There is a myth that persists among criminal defendants that is well known to all of us: if you are poor, there’s a greater likelihood you’ll be found guilty of something. This myth – and a myth it is, because the rate of conviction is so damn high that you can’t honestly carve out any special class among the universe of defendants – is a steady source of amusement for the public servant.

“Man, if I had a real lawyer, I’d have gotten a dismissal already.”

Yeah, sure.

“I know how this works. If I had a private lawyer, he could fight for me more, but I can’t afford one so I’m stuck with you and this crappy deal.”

Whatever you say.

The irony is that the myth “you’re guilty if you’re poor” is just a few minor edits away from being close to the truth. The reality is that in the volume-high, fund-low world of indigent defense, most people are certainly guilty of one thing: being poor.

I’m not referring to the link between poverty and crime, for which there is much to be said – despite the tortured claim put forth last year that the declining economy coincided with a declining prison population and hence there was no link, an argument that any statistician worth the paper his degree was printed on would snarkily dismiss out of hand with the acronym SSS* – and indeed much has been said, but rather to the reality that unfolds every single day in the busiest courthouses across the country.

In response to my post yesterday on the “difficulty facing public defenders” [and if you want to read a more thoughtful post on the subject, check out Gamso’s], a commenter points out that what I identified as a difficult wasn’t really exclusive to public defenders. The presumption of guilt applies to all defendants. But what is special to the indigent bar is that we often have to sit by and watch clients plead guilty, without having a clue whether they are actually guilty or not and without having the opportunity to determine that.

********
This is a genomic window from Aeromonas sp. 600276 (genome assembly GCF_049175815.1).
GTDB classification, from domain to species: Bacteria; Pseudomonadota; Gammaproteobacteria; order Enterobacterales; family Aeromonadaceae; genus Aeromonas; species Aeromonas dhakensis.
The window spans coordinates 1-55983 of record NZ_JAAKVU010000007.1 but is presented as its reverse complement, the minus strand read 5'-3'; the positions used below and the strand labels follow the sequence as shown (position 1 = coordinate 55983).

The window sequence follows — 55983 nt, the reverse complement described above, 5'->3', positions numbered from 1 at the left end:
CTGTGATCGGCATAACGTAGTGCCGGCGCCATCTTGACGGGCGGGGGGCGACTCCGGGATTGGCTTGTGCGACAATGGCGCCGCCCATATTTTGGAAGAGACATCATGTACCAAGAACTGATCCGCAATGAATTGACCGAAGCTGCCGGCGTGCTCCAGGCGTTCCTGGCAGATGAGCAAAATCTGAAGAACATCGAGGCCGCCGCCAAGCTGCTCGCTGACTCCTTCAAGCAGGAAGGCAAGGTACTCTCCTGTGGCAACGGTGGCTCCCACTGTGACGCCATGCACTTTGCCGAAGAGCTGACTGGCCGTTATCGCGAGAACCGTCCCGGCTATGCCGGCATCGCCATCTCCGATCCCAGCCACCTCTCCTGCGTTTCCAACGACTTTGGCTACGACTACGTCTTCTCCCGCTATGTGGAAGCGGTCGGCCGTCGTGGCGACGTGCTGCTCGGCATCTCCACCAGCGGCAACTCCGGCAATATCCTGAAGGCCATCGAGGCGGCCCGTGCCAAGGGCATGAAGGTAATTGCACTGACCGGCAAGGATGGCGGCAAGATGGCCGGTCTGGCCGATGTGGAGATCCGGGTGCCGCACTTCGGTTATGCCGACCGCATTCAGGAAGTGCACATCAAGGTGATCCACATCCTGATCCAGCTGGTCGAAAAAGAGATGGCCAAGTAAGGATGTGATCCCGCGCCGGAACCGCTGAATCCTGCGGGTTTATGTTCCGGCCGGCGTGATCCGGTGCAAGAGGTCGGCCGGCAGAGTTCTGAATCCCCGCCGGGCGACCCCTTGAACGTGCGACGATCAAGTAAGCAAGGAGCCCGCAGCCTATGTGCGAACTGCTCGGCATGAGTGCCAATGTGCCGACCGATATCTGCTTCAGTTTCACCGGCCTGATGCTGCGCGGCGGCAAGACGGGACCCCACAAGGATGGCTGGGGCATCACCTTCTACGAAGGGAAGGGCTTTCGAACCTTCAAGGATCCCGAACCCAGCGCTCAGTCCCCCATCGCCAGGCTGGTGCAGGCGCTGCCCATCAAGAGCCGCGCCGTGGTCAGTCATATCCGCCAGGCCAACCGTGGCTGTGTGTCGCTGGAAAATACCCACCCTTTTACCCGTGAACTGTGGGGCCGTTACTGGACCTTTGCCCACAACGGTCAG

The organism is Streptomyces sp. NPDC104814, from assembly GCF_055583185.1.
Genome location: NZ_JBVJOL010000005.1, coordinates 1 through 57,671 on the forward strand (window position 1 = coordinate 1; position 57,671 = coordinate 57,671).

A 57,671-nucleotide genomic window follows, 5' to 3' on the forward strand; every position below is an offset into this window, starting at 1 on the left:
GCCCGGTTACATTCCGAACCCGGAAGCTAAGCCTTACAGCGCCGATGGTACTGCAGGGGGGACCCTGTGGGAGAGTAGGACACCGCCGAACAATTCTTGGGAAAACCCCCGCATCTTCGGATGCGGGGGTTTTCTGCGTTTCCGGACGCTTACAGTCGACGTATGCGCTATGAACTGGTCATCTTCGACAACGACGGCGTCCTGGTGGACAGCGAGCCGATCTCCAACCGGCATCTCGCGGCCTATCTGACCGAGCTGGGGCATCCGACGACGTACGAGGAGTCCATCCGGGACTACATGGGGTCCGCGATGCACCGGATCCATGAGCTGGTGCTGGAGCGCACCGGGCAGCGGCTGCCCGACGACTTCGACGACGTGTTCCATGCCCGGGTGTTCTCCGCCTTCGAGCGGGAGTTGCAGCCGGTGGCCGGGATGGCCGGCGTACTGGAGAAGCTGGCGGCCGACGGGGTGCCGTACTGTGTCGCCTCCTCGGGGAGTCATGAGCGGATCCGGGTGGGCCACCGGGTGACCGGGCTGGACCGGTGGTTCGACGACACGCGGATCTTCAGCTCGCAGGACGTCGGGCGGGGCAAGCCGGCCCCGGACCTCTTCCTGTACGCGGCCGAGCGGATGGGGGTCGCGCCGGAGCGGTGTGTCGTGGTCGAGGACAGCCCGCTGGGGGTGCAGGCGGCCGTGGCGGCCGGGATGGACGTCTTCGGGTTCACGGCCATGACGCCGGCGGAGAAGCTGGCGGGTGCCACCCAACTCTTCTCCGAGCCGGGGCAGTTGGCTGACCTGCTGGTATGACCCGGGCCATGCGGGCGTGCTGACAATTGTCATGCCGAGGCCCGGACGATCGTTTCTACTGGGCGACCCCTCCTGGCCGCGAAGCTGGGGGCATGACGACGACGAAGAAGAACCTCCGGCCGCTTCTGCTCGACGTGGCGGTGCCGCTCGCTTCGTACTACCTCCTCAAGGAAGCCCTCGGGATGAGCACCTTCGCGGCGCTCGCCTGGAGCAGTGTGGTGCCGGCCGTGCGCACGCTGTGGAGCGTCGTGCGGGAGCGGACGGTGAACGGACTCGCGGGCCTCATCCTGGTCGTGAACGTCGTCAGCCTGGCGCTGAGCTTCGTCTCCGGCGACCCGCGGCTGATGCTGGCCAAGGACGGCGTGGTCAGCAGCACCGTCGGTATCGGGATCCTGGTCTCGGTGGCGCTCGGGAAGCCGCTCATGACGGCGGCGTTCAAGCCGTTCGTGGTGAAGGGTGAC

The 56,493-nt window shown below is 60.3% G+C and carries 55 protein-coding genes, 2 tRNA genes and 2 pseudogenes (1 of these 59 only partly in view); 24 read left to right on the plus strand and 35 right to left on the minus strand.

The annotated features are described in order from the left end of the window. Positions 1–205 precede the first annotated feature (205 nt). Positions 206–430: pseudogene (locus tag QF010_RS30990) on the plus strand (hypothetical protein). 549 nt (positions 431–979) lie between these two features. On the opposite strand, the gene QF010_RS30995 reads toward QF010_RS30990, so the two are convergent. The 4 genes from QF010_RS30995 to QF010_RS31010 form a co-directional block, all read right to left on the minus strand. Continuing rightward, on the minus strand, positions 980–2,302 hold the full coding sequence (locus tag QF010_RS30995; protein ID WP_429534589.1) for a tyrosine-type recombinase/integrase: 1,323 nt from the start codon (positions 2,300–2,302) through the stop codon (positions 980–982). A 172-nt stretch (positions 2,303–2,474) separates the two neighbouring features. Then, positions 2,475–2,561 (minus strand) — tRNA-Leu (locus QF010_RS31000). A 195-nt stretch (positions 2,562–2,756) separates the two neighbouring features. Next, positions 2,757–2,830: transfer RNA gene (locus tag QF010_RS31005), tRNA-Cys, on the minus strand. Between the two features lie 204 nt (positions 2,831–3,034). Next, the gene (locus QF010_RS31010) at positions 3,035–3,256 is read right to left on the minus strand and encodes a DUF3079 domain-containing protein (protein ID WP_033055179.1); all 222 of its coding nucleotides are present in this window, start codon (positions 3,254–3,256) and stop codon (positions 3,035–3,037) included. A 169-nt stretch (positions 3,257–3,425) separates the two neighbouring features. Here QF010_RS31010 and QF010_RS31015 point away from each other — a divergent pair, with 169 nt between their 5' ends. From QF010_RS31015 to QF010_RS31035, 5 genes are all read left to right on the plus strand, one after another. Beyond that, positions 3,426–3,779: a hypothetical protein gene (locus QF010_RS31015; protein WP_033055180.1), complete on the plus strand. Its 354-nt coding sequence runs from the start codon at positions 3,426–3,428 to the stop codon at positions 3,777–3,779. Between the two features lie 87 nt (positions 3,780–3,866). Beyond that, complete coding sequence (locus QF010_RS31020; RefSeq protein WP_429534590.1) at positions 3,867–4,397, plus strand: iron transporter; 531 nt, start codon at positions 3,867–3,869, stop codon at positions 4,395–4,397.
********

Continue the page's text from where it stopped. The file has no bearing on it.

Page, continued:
For almost every defendant except the guy doing life on the installment plan, the single biggest motivating factor is liberty. “When can I get out?” is the paramount question.

What does “excessive” mean anymore?

Article 1, Section 8 of the Connecticut Constitution states:

In all criminal prosecutions, the accused shall have a right … to be released on bail upon sufficient security… nor shall excessive bail be required…

The Eight Amendment to the United States Constitution states:

Excessive bail shall not be required, nor excessive fines imposed, nor cruel and unusual punishments inflicted.

Despite this, the bonds imposed by local judges have grown at a tremendous rate. The numbers being thrown about these days are just… well…excessive. Take, for example, the recent tragic shooting at Wesleyan. When arrested, the police set bond on the defendant at $10 million, already an astronomical amount.

Apparently that wasn’t enough. Perhaps in a show of force for the public and/or media, the judge raised the bond to $15 million. Now, I know nothing about the financial circumstances of the defendant here, but I find it hard to believe that there are people who can post bond in the amount of $10m, but not $15m. That’s entirely silly and nothing more than appearances. (One might argue that it doesn’t make a difference because he couldn’t post $10 million anyway, so who cares if it’s $15 million or $30 million. I care, that’s who.)

So at what point does a bond become “excessive” and thus in violation of either the State or Federal constitutions? The point of bond (or bail) isn’t to ensure that the defendant cannot post it, but rather to ensure that he has enough invested in the posting of that bond that it provides an incentive for him to return to court and thus avoid forfeiting that amount.

Now, this isn’t a jurisprudential hot topic, so cases on point are relatively few and far between. But there is some guidance. Starting with the Constitutional import of bail, in State v. Ayala¹, the CT Supreme Court reiterated that the Constitutional provisions: